For the last workshop of the day, the young people learnt how to use Sphero robots and based on the shared interests of the new groups, the young people designed and built cities out of recycled materials for the Spheros to be raced around.  The cities needed to have a name, and three laws and landmarks which linked to their shared interests/values. This was a really tangible way for the groups to start thinking about their Social Action values and think creatively as they engineered their own 3D cities.

Replanning the FLP Retreat

When storm Eunice blew into our lives, we did not think we would be cancelling the retreat two days before we were due to head off on it. The storm had damaged the roofs at Folly Farm which meant it was no longer safe to stay in. We got the call late on the Friday night, so the team met up the next day to figure out what to do next.

We really didn’t want to let the young people down especially as we were so close to retreat starting. The team pulled together to work out how we can still offer the retreat experience right here in Bristol across the same dates. Call it the ‘At Home Retreat’ if you will.

After a weekend of unexpected plan changes and just a tiny bit of stress, we adapted the schedule so we could deliver all of the amazing workshops we had planned at KWMC, KWMC The Factory and (at that point) an unconfirmed location in the city.

We are so fortunate to have KWMC as a base and we turned the downstairs of the building into our temporary retreat to welcome the cohort. The team were so adaptable and delivered Making Monday at KWCM and it was buzzing with activity!

It was touch and go to whether we would find the perfect space for the second day of the ‘At-home retreat’, but team Eight rallied together and booked the most gorgeous space for Take Action Tuesday at The Bristol Old Vic with one hour spare!

The wonderful Make with Meg came, giving the cohort an inspiring real-life example of what it’s like to be a working mother.

The session kick-started the group’s projects in the same way it would have done at the retreat space and being able to head out to the Harbourside for the photography workshop was a great bonus.

One of the aspects we appreciate most about escaping to Folly Farm on a retreat is that it really is an escape. In the past, we have had young people comment on how beautiful and noticeable the stars are which they don’t get at home. We had comments about how peaceful and relaxing the venue is and how having breakfast, lunch and dinner cooked for you every day is amazing.

We tried to replicate the retreat experience and allow for the bonds between the cohort to form even though the ‘At Home Retreat’ wasn’t as physically immersive.

We made sure there was breakfast and lunch available each day and to replicate the evening bonding we took everyone out for dinner which was so much fun.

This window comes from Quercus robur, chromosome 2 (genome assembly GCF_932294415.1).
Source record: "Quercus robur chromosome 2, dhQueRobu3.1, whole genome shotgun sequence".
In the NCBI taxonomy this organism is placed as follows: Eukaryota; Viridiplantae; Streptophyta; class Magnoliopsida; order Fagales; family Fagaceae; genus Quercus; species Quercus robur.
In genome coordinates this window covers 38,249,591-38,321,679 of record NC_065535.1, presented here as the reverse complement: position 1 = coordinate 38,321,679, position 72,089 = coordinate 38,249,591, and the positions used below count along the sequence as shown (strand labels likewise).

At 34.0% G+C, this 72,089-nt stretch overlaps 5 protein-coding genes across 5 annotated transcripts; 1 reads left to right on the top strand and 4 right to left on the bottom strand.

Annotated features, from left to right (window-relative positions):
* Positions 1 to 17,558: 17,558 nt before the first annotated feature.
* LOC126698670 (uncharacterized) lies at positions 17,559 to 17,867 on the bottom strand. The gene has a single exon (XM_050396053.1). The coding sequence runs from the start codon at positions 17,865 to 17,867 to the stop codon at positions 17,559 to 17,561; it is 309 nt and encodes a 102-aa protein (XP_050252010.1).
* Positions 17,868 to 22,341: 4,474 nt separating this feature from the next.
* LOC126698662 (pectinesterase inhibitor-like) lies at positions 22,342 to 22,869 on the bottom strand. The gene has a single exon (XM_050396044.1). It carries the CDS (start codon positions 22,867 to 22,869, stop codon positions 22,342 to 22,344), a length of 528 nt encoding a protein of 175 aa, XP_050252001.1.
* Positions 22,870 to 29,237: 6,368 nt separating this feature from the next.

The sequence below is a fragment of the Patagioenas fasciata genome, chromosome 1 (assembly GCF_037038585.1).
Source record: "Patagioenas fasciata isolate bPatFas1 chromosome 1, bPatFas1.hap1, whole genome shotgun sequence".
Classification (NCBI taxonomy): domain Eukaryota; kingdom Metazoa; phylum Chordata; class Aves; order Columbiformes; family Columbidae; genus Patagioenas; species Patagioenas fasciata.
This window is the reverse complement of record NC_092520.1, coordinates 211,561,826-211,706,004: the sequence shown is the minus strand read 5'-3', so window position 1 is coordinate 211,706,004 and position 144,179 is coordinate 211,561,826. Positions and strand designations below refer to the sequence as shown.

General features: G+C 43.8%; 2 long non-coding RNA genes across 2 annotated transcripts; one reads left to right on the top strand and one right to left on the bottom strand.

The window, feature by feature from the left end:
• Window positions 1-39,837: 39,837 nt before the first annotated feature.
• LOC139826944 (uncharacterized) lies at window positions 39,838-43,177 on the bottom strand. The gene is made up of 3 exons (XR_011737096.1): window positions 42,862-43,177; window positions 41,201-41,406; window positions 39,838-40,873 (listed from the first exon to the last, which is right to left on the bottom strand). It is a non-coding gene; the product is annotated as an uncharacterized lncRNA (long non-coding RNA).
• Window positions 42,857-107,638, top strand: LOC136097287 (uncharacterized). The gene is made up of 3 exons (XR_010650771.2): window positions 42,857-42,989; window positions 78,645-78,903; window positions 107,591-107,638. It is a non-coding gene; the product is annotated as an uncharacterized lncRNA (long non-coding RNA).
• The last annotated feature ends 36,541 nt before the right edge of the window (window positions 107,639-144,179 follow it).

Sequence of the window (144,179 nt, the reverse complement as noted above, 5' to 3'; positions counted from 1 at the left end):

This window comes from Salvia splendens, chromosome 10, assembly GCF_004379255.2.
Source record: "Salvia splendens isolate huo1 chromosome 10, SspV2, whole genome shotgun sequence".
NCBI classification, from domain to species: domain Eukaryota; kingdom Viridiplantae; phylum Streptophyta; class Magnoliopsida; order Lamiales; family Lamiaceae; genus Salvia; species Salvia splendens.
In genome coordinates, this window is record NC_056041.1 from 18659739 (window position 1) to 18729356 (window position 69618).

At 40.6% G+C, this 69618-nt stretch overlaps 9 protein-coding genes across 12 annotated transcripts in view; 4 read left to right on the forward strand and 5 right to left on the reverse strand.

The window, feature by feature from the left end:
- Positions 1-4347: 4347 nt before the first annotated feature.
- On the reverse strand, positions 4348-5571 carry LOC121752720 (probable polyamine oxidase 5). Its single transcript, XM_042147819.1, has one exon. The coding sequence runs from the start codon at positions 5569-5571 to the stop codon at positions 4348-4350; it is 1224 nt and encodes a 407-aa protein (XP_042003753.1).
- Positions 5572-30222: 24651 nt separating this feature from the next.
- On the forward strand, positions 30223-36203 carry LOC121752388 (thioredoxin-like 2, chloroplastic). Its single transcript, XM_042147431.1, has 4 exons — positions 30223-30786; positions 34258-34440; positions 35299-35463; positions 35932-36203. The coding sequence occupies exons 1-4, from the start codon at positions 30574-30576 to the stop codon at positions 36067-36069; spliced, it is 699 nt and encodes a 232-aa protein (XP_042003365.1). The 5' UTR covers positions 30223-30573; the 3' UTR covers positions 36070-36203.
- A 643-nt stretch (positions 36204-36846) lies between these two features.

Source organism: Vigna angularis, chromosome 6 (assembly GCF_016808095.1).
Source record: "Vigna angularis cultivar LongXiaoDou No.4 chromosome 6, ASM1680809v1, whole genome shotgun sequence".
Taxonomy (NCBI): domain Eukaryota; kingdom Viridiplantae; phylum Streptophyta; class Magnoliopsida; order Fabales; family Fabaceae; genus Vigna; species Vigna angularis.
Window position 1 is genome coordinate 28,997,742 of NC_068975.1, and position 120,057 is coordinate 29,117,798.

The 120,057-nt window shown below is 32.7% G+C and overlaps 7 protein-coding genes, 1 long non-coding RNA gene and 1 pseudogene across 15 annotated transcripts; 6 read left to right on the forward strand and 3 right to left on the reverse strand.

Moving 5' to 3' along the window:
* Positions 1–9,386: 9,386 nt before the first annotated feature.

Because the retreat is equally such a restful and inspiring experience, we decided that we will still be going to take the cohort to Folly Farm. We will soon be heading off and we are so excited. The cohort has also now spent so much time together that it’s going to feel like a joyful reunion when everyone steps onto the coach.

Rearranging a whole programme 2 days before you are due to start is never an ideal situation but I don’t think we would have had it any other way. The team and the cohort were so adaptable and we cannot thank the group enough for being so understanding with the last-minute plans.

The replanned retreat still included Maker Monday, Take Action Tuesday, Wind down Wednesday and all the other great activities that we had planned!

What to Expect Event

We began the day by writing our names down on name tags and introducing all the facilitators and participants, asking everyone what their favourite food or snack was so that we could get to know each other better.

Before we got into the activities Louise, did a presentation on what it would be like to be a participant in The Future Legacy Project. For example, presenting their own project and project explaining the process of creating a social action plan as an example. The Participants were able to ask Louise questions about their experience on the project.

We started writing a ‘manual of me’ and a diagram of how confident the participants were, on a scale of very confident to not confident. The manual of me describes the environments that people like to work in and how people work best, it also explains how people like to receive feedback and the best ways to communicate with people in general. Everyone presented their manuals of me to the group once they all completed them.

After that, everyone was able to experiment with the technology that we have at the KWMC. We were teaching the participants how to use the different programmes on the laptops so they could create their own keychains or stickers.

Louise was in charge of taking food orders for everyone, everyone decided mainly on the pizza. Dot then ordered the food to the KWMC whilst all the other facilitators helped the participants with the technology and their designs. When the food arrived, everyone was in high spirits and conversed with each other getting to know one another.